A quarante ans, ne jamais avoir déclaré ses revenus ni payé son loyer, c'est désormais possible. Thomas Thévenoud l'a prouvé. Rien ne sera plus comme avant. Recalés, tous les cabinets d'optimisation fiscale. Ridiculisés, les habiles conseillers en patrimoine. Thévenoud révolutionne l'art de la fraude. Avec lui il n'y a qu'un seul mot d'ordre : ne rien dire. Le fantôme du fisc, c'est lui. Pour se rafraîchir la […]
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8:40 AM | 219 million stars: Astronomers release most detailed catalog ever made of the visible Milky Way
A new catalog of the visible part of the northern part of our home Galaxy, the Milky Way, includes no fewer than 219 million stars. From dark sky sites on Earth, the Milky Way appears as a glowing band stretching across the sky. To astronomers, it is the disk of our own galaxy, a system … Continue reading →
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8:33 AM | Congress Astrobiology Symposium at NASA/Library
Nel corso di questi anni, l’astrobiologia ci ha rivelato tante scoperte sia sul nostro pianeta che in generale sul Sistema Solare. Oggi sappiamo che esistono organismi viventi che prosperano in ambienti difficili qui sulla Terra rispetto a quanto potevamo immaginare in precedenza. Non solo, ma la biodiversità dei microorganismi e le forme di vita estremofile sono numerosi […]
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8:27 AM | The Art of the Nobel Prizes
As Nobel Week 2014 is approaching Linda Moussakova shares an overview of the various art projects related to the Nobel Prizes. « inuentas aut qui uitam excoluere per artes » « inventions enhance life which is beautified through art » The Aeneid  Book VI verse 663 available on classics.mit.edu This extract from The Aeneid was engraved […]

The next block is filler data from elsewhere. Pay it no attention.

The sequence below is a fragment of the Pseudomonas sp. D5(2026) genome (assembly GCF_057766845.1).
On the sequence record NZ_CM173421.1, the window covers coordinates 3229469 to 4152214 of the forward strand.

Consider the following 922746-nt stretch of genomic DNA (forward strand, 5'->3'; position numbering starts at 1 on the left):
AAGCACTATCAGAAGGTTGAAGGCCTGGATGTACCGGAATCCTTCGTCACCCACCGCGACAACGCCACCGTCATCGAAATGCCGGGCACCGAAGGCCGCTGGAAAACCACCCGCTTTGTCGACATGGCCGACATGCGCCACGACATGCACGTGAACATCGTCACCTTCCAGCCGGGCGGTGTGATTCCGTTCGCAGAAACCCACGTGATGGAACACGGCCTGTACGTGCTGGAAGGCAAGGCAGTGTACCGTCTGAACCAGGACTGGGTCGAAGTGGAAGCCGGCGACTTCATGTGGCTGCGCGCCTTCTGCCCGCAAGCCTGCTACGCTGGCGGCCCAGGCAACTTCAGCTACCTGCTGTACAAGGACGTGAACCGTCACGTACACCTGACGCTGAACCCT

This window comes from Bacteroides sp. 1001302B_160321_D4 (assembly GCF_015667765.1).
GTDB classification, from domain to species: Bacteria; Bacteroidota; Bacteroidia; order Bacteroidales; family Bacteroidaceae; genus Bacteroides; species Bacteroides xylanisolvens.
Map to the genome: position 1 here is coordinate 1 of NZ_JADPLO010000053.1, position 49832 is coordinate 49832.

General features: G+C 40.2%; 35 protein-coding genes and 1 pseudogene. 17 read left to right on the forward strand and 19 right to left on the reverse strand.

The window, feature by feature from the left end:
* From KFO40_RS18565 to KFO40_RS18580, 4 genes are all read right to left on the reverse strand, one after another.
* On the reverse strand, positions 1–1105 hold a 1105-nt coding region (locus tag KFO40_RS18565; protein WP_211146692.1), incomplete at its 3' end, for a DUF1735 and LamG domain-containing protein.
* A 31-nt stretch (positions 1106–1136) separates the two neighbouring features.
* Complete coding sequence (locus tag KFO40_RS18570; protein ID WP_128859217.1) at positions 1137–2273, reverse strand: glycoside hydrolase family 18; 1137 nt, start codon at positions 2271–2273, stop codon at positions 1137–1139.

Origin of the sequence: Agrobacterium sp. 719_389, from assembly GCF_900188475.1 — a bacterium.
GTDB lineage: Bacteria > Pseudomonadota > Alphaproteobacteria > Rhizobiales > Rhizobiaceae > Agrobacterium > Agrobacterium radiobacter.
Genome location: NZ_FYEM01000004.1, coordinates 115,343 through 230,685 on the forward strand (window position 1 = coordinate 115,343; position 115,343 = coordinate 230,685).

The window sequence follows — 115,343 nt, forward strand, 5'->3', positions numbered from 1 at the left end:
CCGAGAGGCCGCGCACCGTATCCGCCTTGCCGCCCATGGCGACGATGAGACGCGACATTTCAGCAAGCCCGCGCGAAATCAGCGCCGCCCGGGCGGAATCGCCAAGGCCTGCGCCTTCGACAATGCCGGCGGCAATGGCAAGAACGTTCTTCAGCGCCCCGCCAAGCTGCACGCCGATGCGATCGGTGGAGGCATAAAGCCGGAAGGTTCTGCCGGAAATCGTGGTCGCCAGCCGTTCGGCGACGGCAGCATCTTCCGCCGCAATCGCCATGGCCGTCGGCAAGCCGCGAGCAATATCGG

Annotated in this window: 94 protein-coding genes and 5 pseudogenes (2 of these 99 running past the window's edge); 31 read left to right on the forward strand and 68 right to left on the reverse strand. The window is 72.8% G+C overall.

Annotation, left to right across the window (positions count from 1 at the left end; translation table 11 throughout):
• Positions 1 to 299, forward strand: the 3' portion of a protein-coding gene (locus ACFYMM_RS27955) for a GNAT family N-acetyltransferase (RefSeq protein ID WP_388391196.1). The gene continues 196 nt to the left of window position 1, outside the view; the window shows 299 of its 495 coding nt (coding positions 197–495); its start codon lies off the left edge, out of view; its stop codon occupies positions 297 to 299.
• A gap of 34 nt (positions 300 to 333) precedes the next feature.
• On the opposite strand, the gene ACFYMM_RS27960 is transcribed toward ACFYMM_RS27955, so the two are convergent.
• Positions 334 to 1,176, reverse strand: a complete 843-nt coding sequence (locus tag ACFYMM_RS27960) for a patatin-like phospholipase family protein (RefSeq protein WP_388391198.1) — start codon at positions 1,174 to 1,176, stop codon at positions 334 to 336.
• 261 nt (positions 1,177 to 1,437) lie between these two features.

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8:27 AM | Trattamenti di fine vita, a che punto siamo?
Una leggenda racconta che sull'isola di Delo non si poteva né nascere né morire. Una decisione della dea Atene stabilì che l'isola non sarebbe mai stata abitata da esseri umani: alle donne era vietato partorire sull'isola sacra e i defunti venivano trasportati nella vicina isola di Rinia. Fuori dal mito l'Italia sembra essere una moderna isola di Delo, almeno per quanto riguarda le decisioni in tema di fine vita. A dimostrare lo stato di limbo in cui giace il nostro Paese […]
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8:18 AM | How To Spot the International Space Station
Many people have a difficult time comprehending the massive proportions of the International Space Station (ISS). Weighing almost one million pounds, and filling the footprint of a football field, it is by far the largest man-made object in space. The ship has an acre of reflective solar arrays that provide power for the crew and also help make the ISS the third brightest object in the night sky (behind the Moon and Venus). It is easily viewed with the naked eye. You just need to know where to […]
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8:17 AM | Not Every Afghan Institution Is Efficient; This One Is
When NPR's Kabul bureau caught fire recently, it came as a pleasant surprise that the fire department in the Afghan capital is good at putting out fires.
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8:16 AM | When The Power's Out, Solar Panels May Not Keep The Lights On
With the price of solar panels falling, more municipalities and homeowners are installing them. But having solar panels doesn't mean you won't lose power in a blackout — at least not yet.
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8:14 AM | Impact that doomed the dinosaurs helped the forests bloom
Some 66 million years ago, a 10-km diameter chunk of rock hit the Yucatan peninsula with the force of 100 teratons of TNT. It left a crater more than 150 km across, and the resulting megatsunami, wildfires, global earthquakes and volcanism are widely accepted to have wiped out the dinosaurs and made way for the … Continue reading →